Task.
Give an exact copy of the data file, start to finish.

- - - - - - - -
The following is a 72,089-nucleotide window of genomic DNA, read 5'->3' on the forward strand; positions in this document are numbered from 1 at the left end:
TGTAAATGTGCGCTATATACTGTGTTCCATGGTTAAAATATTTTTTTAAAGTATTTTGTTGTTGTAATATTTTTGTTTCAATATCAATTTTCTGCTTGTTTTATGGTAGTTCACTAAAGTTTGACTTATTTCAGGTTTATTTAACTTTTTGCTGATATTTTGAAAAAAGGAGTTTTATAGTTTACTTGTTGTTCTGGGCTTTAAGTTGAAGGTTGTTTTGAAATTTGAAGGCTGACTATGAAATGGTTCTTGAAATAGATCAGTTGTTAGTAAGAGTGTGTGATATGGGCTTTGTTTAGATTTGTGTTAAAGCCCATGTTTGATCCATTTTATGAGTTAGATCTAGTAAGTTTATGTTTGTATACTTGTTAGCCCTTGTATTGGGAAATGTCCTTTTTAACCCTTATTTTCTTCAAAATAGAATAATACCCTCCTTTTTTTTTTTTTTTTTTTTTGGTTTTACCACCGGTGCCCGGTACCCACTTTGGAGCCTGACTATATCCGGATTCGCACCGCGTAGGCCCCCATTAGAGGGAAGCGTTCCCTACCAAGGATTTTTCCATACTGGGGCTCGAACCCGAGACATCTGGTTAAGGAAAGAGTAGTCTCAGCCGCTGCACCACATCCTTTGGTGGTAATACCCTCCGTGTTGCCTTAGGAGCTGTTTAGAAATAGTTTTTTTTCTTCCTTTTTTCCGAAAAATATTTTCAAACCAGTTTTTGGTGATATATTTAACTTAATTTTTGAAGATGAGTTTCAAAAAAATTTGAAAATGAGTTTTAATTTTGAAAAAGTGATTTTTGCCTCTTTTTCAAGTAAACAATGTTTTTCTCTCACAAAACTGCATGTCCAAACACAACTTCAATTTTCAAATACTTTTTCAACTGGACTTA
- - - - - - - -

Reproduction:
The following is a 72,089-nucleotide window of genomic DNA, read 5'->3' on the forward strand; positions in this document are numbered from 1 at the left end:
TGTAAATGTGCGCTATATACTGTGTTCCATGGTTAAAATATTTTTTTAAAGTATTTTGTTGTTGTAATATTTTTGTTTCAATATCAATTTTCTGCTTGTTTTATGGTAGTTCACTAAAGTTTGACTTATTTCAGGTTTATTTAACTTTTTGCTGATATTTTGAAAAAAGGAGTTTTATAGTTTACTTGTTGTTCTGGGCTTTAAGTTGAAGGTTGTTTTGAAATTTGAAGGCTGACTATGAAATGGTTCTTGAAATAGATCAGTTGTTAGTAAGAGTGTGTGATATGGGCTTTGTTTAGATTTGTGTTAAAGCCCATGTTTGATCCATTTTATGAGTTAGATCTAGTAAGTTTATGTTTGTATACTTGTTAGCCCTTGTATTGGGAAATGTCCTTTTTAACCCTTATTTTCTTCAAAATAGAATAATACCCTCCTTTTTTTTTTTTTTTTTTTTTGGTTTTACCACCGGTGCCCGGTACCCACTTTGGAGCCTGACTATATCCGGATTCGCACCGCGTAGGCCCCCATTAGAGGGAAGCGTTCCCTACCAAGGATTTTTCCATACTGGGGCTCGAACCCGAGACATCTGGTTAAGGAAAGAGTAGTCTCAGCCGCTGCACCACATCCTTTGGTGGTAATACCCTCCGTGTTGCCTTAGGAGCTGTTTAGAAATAGTTTTTTTTCTTCCTTTTTTCCGAAAAATATTTTCAAACCAGTTTTTGGTGATATATTTAACTTAATTTTTGAAGATGAGTTTCAAAAAAATTTGAAAATGAGTTTTAATTTTGAAAAAGTGATTTTTGCCTCTTTTTCAAGTAAACAATGTTTTTCTCTCACAAAACTGCATGTCCAAACACAACTTCAATTTTCAAATACTTTTTCAACTGGACTTA